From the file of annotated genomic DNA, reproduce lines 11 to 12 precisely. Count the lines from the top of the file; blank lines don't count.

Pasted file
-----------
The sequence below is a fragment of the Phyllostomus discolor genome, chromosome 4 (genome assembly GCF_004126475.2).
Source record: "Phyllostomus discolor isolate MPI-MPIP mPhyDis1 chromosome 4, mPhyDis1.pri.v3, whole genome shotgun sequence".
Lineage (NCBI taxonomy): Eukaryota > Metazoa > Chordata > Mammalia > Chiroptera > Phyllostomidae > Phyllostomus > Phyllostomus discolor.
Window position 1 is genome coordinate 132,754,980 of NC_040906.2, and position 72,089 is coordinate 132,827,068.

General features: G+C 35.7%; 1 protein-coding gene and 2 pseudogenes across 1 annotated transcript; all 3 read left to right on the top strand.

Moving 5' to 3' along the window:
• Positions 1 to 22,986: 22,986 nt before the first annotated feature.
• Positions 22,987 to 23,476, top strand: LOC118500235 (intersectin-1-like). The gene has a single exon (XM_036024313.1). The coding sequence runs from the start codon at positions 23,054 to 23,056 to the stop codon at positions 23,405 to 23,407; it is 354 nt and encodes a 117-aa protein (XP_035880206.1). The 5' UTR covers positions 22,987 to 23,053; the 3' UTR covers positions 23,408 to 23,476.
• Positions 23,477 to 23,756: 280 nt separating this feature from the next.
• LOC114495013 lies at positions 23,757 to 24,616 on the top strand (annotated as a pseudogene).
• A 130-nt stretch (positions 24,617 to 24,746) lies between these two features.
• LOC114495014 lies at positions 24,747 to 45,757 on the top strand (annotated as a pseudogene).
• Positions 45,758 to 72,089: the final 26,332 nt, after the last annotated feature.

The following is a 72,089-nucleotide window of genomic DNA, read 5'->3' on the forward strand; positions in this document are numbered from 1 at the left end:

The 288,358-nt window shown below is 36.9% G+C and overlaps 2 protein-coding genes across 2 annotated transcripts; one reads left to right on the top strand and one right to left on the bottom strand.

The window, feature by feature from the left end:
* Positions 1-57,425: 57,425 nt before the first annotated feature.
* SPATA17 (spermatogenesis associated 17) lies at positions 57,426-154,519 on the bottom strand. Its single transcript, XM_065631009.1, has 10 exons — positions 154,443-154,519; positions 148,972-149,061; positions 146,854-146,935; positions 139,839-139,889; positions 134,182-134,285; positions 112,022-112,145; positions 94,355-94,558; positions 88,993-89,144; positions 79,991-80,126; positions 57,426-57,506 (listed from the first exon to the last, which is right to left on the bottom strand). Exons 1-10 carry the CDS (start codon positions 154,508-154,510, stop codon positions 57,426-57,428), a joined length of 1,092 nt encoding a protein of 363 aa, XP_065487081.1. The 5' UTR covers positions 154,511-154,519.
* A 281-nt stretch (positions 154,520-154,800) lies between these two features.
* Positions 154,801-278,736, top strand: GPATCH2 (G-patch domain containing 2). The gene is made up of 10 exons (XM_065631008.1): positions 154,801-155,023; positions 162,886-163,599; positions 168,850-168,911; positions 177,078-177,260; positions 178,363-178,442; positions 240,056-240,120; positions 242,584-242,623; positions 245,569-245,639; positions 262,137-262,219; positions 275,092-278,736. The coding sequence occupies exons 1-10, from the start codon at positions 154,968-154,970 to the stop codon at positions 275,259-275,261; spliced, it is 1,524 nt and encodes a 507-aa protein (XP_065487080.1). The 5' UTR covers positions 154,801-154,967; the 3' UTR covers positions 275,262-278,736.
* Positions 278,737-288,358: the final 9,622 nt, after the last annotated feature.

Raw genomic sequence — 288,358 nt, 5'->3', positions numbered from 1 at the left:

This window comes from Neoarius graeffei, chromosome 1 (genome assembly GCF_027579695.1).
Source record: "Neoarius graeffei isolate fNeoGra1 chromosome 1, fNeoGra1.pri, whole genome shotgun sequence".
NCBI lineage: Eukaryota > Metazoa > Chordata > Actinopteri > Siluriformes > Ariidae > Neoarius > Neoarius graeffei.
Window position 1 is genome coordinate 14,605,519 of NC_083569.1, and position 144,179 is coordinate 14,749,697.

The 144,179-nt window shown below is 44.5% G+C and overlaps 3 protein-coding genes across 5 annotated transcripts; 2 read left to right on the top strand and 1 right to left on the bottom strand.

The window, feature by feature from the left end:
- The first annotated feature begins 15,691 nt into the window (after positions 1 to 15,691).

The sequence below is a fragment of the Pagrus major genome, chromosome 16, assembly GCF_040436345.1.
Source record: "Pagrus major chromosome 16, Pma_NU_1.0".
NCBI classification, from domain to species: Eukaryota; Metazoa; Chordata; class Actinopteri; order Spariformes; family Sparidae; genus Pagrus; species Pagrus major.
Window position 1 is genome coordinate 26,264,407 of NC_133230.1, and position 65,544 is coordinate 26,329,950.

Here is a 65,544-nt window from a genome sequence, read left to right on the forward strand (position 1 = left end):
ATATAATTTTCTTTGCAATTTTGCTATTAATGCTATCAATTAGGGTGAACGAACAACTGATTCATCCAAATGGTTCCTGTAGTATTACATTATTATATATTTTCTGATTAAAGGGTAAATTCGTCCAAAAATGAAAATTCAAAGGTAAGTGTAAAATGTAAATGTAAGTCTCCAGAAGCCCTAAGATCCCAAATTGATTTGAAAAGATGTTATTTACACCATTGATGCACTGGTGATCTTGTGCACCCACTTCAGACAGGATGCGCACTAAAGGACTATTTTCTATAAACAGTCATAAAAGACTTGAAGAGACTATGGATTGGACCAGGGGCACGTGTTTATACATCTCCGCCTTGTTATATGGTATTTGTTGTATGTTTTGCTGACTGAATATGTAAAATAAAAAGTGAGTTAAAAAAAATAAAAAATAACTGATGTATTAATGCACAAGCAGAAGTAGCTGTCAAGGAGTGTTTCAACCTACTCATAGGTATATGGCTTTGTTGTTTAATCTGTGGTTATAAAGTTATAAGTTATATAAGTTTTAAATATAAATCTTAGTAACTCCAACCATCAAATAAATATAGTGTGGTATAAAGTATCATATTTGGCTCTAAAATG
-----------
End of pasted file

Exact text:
• A 130-nt stretch (positions 24,617 to 24,746) lies between these two features.
• LOC114495014 lies at positions 24,747 to 45,757 on the top strand (annotated as a pseudogene).